Belize's Great Blue Hole is one of the most awe-inspiring yet mysterious places on the planet, stretching over 1,000 feet across, more than 400 feet deep and standing out as a bold blue blob amid the light blue waters of Lighthouse Reef. And now, for ...and more »
By Drew MacFarlane
13 hours ago
The depths of Belize's Great Blue Hole are about to be explored for the first time.
The UNESCO World Heritage Site is the largest sinkhole in the world.
Global entrepreneur Richard Branson and Fabien Cousteau will be exploring the sinkhole.
Belize's Great Blue Hole is one of the most awe-inspiring yet mysterious places on the planet, stretching over 1,000 feet across, more than 400 feet deep and standing out as a bold blue blob amid the light blue waters of Lighthouse Reef. And now, for the first time, we're going to find out what it looks like below the surface.
Global entrepreneur Richard Branson and Fabien Cousteau — grandson of Jacques Cousteau, who took a one-man submarine into the Great Blue Hole in 1972, according to the USGS — will take a submarine to the depths of the sinkhole on Dec. 2 to explore part of the Earth that's never been seen before.
The underwater sinkhole sits some 60 miles off the coast of Belize City and is part of the Belize Barrier Reef Reserve System, a UNESCO World Heritage Site.
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For the first time, the depths of Belize's Great Blue Hole will be explored by Richard Branson and Fabien Cousteau.
The circular sinkhole was once a cave system that resided at sea level hundreds of thousands of years ago, NASA scientist Glyn Collinson told Belize.com. Over time, rising seas overtook the configuration, flooding and soon collapsing it into the 400-foot-deep chasm it is today.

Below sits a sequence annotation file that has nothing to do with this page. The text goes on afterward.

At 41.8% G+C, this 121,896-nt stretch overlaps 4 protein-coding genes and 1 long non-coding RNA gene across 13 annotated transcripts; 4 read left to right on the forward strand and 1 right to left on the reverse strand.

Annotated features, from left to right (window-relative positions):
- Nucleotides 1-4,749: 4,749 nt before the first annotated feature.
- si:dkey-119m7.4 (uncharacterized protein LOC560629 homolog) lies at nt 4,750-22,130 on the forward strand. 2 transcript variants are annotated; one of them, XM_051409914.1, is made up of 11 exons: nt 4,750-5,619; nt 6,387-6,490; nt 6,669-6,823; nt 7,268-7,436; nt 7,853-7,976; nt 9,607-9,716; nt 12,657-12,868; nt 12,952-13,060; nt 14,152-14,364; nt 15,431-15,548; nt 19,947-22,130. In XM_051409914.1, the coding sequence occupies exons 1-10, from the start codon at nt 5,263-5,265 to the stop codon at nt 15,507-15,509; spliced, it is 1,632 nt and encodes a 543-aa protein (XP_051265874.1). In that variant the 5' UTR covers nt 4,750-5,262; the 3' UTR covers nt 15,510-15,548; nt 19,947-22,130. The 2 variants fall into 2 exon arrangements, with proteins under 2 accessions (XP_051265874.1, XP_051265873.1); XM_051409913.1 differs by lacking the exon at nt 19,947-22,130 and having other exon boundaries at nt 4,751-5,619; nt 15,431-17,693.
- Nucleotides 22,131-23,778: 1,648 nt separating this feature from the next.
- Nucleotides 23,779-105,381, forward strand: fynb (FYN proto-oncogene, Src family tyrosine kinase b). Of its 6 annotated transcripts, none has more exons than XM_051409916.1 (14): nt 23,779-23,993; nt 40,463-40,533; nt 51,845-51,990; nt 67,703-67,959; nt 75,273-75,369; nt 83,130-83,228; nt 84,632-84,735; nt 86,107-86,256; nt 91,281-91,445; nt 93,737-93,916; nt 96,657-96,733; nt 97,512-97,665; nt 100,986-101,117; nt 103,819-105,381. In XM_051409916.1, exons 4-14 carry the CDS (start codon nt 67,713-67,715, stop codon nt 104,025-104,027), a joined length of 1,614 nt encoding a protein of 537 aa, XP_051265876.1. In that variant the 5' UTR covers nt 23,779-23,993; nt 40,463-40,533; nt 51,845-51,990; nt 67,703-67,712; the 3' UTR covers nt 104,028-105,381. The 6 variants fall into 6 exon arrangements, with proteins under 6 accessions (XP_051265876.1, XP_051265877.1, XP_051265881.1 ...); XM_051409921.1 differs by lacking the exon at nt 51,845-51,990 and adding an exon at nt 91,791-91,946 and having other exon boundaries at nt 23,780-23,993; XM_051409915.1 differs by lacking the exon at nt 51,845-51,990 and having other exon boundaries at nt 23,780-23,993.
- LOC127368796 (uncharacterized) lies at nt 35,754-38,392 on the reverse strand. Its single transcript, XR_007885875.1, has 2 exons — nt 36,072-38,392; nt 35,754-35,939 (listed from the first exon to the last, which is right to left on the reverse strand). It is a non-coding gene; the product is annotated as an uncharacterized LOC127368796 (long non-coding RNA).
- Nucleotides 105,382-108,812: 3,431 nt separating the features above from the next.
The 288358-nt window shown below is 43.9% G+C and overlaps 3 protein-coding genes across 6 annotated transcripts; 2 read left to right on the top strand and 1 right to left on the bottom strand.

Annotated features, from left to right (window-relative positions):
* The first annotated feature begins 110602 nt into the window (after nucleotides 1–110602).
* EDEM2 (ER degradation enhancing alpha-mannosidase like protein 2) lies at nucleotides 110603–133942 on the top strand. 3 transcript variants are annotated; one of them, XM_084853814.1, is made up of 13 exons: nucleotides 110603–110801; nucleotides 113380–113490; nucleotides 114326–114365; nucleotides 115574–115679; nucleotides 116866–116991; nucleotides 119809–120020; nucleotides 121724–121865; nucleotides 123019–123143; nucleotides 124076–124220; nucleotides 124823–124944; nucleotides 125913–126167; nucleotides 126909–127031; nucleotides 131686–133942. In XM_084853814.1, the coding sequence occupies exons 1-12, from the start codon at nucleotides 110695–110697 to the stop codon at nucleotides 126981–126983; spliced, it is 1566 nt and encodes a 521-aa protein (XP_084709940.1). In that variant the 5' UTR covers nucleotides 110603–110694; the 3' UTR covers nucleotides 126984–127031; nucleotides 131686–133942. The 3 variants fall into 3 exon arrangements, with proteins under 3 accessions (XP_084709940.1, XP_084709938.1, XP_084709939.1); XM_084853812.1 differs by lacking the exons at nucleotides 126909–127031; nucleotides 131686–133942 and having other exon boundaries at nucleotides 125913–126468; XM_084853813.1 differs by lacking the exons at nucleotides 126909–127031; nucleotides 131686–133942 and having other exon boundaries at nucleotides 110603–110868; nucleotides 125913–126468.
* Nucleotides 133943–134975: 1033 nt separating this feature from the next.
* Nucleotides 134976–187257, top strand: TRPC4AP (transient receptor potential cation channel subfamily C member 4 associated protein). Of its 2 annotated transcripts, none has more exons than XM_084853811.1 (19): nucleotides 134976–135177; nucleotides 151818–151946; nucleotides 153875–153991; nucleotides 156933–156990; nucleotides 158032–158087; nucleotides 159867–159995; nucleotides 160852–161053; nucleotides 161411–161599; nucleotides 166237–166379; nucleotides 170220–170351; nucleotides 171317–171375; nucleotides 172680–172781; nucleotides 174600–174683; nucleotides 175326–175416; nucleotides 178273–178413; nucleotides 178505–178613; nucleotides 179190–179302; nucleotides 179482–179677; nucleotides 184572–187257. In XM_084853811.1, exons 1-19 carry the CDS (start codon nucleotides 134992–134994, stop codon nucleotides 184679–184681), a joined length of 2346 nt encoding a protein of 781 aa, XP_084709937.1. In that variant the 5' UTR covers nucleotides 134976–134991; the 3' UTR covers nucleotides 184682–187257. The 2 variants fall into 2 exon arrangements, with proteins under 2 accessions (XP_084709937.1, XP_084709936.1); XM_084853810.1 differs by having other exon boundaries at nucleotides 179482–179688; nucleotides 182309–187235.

Since its discovery, the Great Blue Hole has been a popular site for scuba divers around the world, but divers can only venture about 130 feet below the surface — not even halfway to the full depth of the sinkhole.
Branson and Cousteau's exploration will provide the first measurements of the site since scientists used sonar to map it in 1997, according to the Telegraph. Using a Stingray 500 built by Aquatica Submarines, the upcoming exploration will be by far the most thorough exploration of the marine sinkhole.
"We're not even going to set down on the bottom because it's theoretically been filling with silt for the last 100,000 years," Aquatica's Chief Pilot Erika Bergman told Engadget. "We can get really, really nice and close up to the objects without touching them or stressing them in any way. We've had a lot of experience doing that around shipwrecks, mostly, where you definitely don't want to touch anything."
Part of the exploration will be available to view via livestream or TV broadcast, both provided by the Discovery Channel.
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